New Orleans Given all of the effort of the techies to promote the so-called “gig” economy and create a permanent class of part-time, on-call workers with few to no benefits, it shouldn’t come as much of a surprise that some of the big boys have already found loopholes allowing them escape clauses for compensating their workers, even in the terrible and tragic situations where workers are hurt in the course of serving exactly those same employers. Not too long ago reporters for ProPublica ran a piece in Salon.com on the way Costco, McDonalds, Walmart, numerous health care companies, and others had figured out loopholes in Texas and passed laws in Oklahoma to write and administer their own self-serving workman’s compensation programs. There was nothing pretty to be found in reading the piece.
This is all complicated, but the simple backstory is that the Texas constitution had pretty much always allowed employers to opt out of workman’s comp, but until some Dallas-based lawyers started pulling and pitching the path out, most had stayed in thinking it protected them as well as their workers. One of the lawyers got so good at this chicanery that he left and formed a company, PartnerSource, to do nothing but scheme and cheat on workers’ injuries. Needless to say there was a ready market, and the shyster has a map pins all over his wall on where he wants to move the opt-out campaign.
What kind of things do they get away with and who does the damage, you might ask? Well, let’s looks at some of the cases with ProPublica:
· For nearly 40 years, every state has covered occupational diseases and repetitive stress injuries, recognizing medical research that some conditions develop over time. But in Texas, a number of companies, including McDonald’s and the United Regional Health Care System, don’t cover cumulative trauma such as carpal tunnel. U.S. Foods, the country’s second largest food distributor, also doesn’t cover any sickness or disease “regardless of how contracted,” potentially allowing it to dodge work-related conditions such as heat stroke, chemical exposures or even cancer.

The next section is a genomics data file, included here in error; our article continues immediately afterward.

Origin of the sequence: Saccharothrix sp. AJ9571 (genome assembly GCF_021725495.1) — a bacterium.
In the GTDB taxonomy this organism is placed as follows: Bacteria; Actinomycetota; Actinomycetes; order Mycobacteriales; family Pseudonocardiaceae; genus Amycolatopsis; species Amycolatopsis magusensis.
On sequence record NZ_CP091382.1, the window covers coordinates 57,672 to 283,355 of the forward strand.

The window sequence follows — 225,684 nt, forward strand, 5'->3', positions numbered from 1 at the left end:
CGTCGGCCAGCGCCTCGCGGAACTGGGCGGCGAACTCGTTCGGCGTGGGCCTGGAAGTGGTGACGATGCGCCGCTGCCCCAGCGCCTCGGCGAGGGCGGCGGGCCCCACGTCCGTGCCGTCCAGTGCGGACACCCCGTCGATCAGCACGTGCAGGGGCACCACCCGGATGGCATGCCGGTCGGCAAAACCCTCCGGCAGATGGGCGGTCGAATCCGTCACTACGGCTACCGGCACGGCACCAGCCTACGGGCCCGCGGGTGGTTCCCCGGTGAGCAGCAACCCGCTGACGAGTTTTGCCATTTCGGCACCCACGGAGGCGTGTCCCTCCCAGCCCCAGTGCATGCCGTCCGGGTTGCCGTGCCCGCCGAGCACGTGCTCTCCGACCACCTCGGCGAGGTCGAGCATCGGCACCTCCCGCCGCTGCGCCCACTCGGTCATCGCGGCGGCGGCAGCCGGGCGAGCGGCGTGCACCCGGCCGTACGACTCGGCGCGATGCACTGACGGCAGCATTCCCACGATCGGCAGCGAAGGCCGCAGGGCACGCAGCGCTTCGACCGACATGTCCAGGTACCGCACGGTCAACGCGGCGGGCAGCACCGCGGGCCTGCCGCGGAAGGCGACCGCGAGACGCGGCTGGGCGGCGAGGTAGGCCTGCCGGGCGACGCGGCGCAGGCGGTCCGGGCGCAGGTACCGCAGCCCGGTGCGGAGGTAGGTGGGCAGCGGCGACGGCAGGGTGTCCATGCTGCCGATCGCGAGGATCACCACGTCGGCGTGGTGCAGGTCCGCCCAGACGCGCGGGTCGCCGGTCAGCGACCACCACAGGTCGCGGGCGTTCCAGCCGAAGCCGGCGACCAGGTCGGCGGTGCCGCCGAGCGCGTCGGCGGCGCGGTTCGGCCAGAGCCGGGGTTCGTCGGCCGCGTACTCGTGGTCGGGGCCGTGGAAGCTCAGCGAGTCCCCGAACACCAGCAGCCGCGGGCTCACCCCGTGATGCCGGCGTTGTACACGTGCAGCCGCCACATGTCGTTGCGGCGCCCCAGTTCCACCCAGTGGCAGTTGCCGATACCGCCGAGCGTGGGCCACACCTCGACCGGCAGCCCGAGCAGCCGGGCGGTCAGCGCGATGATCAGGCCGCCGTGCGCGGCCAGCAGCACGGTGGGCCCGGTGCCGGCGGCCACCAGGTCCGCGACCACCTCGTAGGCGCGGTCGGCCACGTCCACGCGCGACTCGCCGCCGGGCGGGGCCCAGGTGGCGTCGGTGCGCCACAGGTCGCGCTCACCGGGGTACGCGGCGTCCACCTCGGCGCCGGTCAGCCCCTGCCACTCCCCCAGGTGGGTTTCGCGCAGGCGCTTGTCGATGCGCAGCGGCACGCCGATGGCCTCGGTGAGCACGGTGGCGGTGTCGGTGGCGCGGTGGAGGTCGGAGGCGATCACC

· several companies, including Home Depot, Pilot Travel Centers and McDonald’s, exclude injuries caused by safety violations or the failure to obtain assistance with a particular task.
· Brookdale Senior Living, the nation’s largest chain of assisted living facilities, doesn’t cover most bacterial infections. Why Taco Bell can accompany injured workers to doctors’ appointments and Sears can deny benefits if workers don’t report injuries by the end of their shifts. Costco will pay only $15,000 to workers who lose a finger while its rival Walmart pays $25,000.
You get the picture?
Add to these horrors the fact that disputes are often forced into arbitration and denied access to courts, the companies are pushing the costs over to Medicaid and Social Security disability and away from their own responsibilities, and all of this is virtually unregulated, and the full dimensions of another assault in state legislatures is clearly on the way. Bills are already pending in South Carolina and Tennessee, and a coalition led by executives at Loews, Walmart, Nordstrom’s and other companies has been formed to promote passage in other areas.
Open the window even a crack and the horrors come roaring in!